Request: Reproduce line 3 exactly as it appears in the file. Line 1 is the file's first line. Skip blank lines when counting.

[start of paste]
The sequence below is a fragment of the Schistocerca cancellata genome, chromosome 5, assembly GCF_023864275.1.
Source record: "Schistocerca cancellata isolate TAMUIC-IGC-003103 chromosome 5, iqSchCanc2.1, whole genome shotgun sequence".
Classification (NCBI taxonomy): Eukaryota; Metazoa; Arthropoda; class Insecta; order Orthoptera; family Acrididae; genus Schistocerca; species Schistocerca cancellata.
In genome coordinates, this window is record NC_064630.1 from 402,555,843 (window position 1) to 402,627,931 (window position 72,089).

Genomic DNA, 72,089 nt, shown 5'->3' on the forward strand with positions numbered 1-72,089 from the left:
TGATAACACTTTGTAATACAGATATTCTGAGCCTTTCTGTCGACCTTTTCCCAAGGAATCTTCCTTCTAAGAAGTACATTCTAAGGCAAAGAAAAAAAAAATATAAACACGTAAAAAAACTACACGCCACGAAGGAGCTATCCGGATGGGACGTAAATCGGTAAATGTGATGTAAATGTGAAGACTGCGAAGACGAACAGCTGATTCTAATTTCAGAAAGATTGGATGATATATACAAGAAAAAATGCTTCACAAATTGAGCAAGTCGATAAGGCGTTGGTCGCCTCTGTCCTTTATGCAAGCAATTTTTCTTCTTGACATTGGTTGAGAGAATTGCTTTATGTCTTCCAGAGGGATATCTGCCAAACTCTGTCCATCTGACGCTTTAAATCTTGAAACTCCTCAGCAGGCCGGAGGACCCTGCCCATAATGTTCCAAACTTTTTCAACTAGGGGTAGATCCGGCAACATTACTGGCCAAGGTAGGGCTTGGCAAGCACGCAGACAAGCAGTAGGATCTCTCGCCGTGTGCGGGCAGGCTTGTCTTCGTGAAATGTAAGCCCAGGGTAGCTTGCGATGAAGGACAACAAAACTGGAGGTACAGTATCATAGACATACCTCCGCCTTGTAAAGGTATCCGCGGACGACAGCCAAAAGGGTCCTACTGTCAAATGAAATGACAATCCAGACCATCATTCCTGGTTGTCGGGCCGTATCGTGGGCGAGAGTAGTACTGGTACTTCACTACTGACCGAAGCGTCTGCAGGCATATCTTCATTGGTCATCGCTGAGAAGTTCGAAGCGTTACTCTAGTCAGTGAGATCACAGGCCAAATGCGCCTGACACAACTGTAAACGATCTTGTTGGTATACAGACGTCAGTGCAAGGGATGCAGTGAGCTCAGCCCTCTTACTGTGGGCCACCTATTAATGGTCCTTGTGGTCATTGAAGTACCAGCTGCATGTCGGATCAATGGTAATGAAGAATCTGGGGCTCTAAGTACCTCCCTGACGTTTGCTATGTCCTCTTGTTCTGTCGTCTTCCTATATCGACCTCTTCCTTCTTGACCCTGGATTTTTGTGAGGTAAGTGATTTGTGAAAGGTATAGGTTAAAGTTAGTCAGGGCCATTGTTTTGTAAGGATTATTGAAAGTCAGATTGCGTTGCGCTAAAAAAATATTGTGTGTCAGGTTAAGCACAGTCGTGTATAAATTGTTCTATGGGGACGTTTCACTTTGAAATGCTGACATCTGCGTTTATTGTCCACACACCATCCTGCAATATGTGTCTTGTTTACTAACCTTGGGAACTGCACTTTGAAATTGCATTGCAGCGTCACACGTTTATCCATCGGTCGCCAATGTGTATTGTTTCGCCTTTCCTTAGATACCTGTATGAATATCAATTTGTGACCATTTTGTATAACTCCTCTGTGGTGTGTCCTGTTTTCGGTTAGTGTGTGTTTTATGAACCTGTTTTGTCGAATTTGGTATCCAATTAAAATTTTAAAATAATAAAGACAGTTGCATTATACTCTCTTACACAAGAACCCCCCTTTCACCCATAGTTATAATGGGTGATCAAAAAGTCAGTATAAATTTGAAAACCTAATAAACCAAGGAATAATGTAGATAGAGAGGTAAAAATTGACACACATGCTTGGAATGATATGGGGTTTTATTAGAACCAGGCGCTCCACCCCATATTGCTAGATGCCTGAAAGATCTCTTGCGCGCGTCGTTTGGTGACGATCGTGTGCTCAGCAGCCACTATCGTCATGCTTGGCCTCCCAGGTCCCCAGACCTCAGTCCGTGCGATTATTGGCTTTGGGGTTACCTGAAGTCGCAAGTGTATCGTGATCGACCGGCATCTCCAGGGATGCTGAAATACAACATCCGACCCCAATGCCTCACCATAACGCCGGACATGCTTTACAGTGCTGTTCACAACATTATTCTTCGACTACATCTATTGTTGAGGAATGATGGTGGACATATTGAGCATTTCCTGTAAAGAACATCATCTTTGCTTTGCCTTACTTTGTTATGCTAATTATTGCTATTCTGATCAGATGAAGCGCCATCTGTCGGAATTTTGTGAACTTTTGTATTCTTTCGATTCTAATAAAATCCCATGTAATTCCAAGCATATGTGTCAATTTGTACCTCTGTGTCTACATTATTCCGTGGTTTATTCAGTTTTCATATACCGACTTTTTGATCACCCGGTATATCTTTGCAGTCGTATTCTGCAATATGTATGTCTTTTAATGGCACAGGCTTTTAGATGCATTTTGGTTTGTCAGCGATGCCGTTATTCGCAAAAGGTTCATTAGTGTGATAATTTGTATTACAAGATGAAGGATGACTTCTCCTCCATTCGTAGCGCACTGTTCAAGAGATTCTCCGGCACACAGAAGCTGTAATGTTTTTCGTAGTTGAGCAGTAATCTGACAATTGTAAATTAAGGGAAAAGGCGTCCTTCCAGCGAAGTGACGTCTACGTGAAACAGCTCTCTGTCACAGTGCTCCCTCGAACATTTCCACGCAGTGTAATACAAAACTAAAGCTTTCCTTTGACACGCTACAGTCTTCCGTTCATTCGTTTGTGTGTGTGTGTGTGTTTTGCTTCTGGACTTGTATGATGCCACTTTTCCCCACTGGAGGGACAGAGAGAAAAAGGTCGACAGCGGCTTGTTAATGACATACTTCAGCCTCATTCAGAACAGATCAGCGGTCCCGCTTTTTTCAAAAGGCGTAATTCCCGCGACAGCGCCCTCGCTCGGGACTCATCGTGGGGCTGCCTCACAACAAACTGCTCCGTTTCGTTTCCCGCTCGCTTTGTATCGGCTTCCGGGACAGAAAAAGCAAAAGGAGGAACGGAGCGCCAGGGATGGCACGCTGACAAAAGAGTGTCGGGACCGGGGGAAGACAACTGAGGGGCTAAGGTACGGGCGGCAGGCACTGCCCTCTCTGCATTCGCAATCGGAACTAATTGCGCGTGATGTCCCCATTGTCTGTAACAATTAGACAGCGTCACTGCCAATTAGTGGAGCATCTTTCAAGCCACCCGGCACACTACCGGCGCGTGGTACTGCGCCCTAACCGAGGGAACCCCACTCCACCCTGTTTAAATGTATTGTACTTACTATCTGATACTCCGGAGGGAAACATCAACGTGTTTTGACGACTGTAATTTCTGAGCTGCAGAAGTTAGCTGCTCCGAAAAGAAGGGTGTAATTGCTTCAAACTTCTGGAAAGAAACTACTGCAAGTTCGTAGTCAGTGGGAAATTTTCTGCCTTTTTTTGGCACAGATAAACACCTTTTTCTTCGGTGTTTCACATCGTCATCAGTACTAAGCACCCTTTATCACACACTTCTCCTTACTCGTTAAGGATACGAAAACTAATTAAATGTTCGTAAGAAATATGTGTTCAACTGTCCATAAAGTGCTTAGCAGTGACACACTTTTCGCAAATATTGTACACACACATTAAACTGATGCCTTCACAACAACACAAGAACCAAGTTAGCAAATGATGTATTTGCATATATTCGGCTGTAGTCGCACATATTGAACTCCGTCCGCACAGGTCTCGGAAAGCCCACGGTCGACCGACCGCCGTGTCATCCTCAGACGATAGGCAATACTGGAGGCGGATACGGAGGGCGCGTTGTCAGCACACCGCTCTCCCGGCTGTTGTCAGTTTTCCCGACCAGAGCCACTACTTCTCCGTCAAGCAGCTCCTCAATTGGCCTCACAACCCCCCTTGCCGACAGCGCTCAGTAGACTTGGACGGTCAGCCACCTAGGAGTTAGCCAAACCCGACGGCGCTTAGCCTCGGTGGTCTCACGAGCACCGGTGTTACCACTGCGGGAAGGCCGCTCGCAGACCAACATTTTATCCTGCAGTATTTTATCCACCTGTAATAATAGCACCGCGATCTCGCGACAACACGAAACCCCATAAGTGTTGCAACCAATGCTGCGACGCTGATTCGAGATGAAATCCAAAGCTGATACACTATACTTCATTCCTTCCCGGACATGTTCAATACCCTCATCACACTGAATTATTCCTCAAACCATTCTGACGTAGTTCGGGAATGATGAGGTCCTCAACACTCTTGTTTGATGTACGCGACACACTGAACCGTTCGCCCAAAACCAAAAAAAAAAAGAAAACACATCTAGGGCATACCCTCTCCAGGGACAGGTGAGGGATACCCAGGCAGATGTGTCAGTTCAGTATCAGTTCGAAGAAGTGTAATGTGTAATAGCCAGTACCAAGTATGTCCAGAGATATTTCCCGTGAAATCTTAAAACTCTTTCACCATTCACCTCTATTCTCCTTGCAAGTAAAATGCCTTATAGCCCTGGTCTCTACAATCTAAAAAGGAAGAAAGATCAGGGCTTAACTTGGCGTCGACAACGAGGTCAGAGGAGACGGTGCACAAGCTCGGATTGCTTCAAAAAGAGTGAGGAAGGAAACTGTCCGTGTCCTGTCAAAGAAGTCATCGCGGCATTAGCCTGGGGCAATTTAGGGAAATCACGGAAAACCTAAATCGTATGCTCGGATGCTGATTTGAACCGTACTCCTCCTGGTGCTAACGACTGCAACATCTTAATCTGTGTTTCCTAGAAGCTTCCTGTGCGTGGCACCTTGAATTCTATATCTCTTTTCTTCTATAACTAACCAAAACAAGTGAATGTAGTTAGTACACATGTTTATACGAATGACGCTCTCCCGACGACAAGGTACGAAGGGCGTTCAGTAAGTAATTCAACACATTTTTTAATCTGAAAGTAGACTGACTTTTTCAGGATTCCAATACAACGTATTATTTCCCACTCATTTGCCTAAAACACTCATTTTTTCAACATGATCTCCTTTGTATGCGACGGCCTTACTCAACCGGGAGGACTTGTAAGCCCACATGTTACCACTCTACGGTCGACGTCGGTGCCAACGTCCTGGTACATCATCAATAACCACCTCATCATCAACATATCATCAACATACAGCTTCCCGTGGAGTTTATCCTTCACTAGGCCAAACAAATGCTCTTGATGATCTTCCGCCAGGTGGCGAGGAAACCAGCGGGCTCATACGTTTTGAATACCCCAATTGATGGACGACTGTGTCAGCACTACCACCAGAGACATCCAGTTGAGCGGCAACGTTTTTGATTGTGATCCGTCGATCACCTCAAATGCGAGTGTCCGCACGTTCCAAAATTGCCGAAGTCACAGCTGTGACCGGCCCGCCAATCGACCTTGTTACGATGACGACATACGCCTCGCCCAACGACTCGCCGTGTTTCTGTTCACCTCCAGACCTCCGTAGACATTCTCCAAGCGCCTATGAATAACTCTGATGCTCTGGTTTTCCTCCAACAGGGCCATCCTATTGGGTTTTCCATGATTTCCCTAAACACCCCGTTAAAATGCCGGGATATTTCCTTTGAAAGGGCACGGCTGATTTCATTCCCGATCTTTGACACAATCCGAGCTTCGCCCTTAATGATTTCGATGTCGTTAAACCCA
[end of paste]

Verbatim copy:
Classification (NCBI taxonomy): Eukaryota; Metazoa; Arthropoda; class Insecta; order Orthoptera; family Acrididae; genus Schistocerca; species Schistocerca cancellata.